Another 82 words (6 lines of text) are included under the topic Early Sinkler Notables in all our PDF Extended History products and printed products wherever possible.
In the United States, the name Sinkler is the 17,136th most popular surname with an estimated 2,487 people with that name. 
Migration of the Sinkler family to Ireland
Some of the Sinkler family moved to Ireland, but this topic is not covered in this excerpt.
Another 59 words (4 lines of text) about their life in Ireland is included in all our PDF Extended History products and printed products wherever possible.
| Sinkler migration to the United States ||+|
Some of the first settlers of this family name were:
Sinkler Settlers in United States in the 17th Century
- George Sinkler, who landed in Maryland in 1670 
Sinkler Settlers in United States in the 18th Century
- James Sinkler, who arrived in Virginia in 1715 
| Sinkler migration to Australia ||+|
Emigration to Australia
followed the First Fleets
of convicts, tradespeople and early settlers. Early immigrants include:
Sinkler Settlers in Australia in the 19th Century
- Mr. John Sinkler, (Hebden), (b. 1809), aged 35, English hatter who was convicted in York, Yorkshire, England for 15 years for wounding a policeman, transported aboard the "Blundell" on 13th March 1844, arriving in Tasmania (Van Diemen's Land) 
|Contemporary Notables of the name Sinkler (post 1700) ||+|
- William S. Sinkler, American Democratic Party politician, Postmaster at Green Bay, Wisconsin, 1944-64 (acting, 1944-46) 
- Huger Sinkler, American Democratic Party politician, Alternate Delegate to Democratic National Convention from South Carolina, 1916, 1936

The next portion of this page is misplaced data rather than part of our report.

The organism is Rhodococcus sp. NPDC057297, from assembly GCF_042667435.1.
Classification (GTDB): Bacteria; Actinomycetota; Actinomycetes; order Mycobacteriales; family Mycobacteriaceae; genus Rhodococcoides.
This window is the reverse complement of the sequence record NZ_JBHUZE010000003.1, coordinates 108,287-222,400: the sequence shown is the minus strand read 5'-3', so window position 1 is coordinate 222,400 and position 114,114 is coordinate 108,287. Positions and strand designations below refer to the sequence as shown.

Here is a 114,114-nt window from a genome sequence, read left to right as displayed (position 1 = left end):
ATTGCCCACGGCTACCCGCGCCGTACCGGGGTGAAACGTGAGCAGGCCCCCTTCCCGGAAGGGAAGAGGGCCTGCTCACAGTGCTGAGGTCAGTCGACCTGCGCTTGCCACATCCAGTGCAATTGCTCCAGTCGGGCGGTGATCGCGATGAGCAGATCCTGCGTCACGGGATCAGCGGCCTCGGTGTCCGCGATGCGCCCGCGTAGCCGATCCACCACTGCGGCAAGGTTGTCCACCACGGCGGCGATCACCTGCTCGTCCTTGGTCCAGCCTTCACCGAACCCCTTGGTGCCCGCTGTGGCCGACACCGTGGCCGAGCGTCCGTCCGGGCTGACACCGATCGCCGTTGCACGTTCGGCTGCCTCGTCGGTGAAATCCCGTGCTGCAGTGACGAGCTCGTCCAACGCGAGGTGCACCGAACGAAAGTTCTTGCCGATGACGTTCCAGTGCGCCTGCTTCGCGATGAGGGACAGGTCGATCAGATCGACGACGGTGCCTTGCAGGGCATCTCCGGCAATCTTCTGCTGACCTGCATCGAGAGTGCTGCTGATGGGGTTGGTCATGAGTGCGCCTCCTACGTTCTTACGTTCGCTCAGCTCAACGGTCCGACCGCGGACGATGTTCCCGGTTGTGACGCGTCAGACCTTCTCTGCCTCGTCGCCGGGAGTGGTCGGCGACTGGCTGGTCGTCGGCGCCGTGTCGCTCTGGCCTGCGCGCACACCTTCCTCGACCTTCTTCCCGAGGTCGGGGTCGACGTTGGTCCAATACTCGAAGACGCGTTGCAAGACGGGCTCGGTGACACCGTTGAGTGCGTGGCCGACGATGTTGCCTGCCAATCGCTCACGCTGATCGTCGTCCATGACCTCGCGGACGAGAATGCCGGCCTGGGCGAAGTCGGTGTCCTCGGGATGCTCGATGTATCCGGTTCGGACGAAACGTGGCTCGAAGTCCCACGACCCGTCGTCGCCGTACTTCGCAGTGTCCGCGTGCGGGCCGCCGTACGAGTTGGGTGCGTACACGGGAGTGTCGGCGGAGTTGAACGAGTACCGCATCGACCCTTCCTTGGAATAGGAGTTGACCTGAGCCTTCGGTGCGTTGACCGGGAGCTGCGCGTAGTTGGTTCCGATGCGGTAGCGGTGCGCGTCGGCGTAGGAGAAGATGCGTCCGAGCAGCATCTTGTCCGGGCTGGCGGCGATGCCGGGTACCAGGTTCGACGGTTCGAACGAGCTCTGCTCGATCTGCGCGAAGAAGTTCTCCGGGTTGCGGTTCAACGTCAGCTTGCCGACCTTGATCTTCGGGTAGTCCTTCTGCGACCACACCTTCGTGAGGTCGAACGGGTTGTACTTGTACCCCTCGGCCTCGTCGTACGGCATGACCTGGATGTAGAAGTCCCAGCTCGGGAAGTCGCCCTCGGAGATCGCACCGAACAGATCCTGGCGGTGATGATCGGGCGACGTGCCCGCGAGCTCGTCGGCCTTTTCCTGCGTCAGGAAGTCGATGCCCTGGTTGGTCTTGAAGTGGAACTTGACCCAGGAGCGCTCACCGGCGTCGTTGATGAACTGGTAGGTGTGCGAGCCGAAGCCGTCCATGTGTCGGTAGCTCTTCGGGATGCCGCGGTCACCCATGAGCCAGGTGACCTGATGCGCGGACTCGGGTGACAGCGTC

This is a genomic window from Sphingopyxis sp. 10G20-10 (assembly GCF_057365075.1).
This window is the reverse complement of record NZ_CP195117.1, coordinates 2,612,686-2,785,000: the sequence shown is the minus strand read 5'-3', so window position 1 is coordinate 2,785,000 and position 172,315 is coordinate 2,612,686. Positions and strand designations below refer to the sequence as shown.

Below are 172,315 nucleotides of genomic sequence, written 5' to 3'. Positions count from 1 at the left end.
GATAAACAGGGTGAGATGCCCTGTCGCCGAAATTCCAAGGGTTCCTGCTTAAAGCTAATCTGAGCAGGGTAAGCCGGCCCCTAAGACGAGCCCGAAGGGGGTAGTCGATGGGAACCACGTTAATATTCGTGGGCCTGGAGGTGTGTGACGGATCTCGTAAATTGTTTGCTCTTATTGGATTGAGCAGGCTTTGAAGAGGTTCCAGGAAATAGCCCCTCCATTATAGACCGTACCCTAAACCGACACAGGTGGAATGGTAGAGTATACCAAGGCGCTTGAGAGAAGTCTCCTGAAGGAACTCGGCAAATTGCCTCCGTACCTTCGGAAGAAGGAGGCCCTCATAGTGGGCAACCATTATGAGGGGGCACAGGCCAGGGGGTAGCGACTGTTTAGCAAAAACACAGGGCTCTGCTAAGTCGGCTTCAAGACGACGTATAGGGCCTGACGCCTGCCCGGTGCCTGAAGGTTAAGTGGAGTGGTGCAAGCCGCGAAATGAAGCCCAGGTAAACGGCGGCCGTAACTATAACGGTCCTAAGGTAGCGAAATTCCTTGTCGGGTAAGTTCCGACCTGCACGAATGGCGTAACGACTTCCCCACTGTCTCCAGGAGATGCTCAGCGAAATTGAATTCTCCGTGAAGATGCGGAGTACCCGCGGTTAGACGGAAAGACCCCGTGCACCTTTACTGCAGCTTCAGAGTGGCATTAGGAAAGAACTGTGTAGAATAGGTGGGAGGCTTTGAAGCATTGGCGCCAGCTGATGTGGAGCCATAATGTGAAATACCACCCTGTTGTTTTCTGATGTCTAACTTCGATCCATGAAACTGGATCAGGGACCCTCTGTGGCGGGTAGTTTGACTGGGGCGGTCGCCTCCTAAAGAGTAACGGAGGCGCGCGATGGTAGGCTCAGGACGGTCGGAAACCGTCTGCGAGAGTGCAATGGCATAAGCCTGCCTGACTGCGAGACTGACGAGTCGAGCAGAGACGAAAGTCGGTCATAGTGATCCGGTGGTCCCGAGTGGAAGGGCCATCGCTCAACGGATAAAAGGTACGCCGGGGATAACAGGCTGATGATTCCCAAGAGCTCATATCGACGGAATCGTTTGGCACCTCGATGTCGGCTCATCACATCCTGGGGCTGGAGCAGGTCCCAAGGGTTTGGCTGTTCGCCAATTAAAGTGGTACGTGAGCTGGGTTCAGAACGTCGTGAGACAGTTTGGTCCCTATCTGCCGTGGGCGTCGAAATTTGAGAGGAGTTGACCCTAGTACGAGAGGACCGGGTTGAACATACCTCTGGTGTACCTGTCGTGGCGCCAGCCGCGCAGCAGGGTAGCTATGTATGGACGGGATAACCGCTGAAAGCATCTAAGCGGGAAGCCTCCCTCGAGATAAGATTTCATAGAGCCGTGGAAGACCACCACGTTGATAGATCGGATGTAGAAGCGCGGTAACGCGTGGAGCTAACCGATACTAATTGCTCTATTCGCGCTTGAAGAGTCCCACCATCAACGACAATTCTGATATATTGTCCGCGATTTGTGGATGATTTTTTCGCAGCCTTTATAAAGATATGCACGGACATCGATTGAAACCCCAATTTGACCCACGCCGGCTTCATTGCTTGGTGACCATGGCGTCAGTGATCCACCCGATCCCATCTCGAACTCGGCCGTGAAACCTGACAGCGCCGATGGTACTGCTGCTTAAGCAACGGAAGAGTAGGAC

- ^ Cleveland, Dutchess of The Battle Abbey Roll with some Account of the Norman Lineages. London: John Murray, Abermarle Street, 1889. Print. Volume 3 of 3
- ^ Williams, Dr Ann. And G.H. Martin, Eds., Domesday Book A Complete Translation. London: Penguin, 1992. Print. (ISBN 0-141-00523-8)
- ^ The Norman People and Their Existing Descendants in the British Dominions and the United States Of America. Baltimore: Genealogical Publishing, 1975. Print. (ISBN 0-8063-0636-X)
- ^ Black, George F., The Surnames of Scotland Their Origin, Meaning and History. New York: New York Public Library, 1946. Print. (ISBN 0-87104-172-3)
- ^ Bardsley, C.W, A Dictionary of English and Welsh Surnames: With Special American Instances. Wiltshire: Heraldry Today, 1901. Print. (ISBN 0-900455-44-6)
- ^ Dickinson, F.H., Kirby's Quest for Somerset of 16th of Edward the 3rd London: Harrison and Sons, Printers in Ordinary to Her Majesty, St, Martin's Lane, 1889. Print.
- ^ https://namecensus.com/most_common_surnames.htm
- ^ Filby, P. William, Meyer, Mary K., Passenger and immigration lists index : a guide to published arrival records of about 500,000 passengers who came to the United States and Canada in the seventeenth, eighteenth, and nineteenth centuries. 1982-1985 Cumulated Supplements in Four Volumes Detroit, Mich. : Gale Research Co., 1985, Print (ISBN 0-8103-1795-8)
- ^ Convict Records Voyages to Australia (Retrieved 25th October 2020). Retrieved from https://convictrecords.com.au/ships/blundell
- ^ The Political Graveyard: Alphabetical Name Index. (Retrieved 2015, November 19) . Retrieved from http://politicalgraveyard.com/alpha/index.html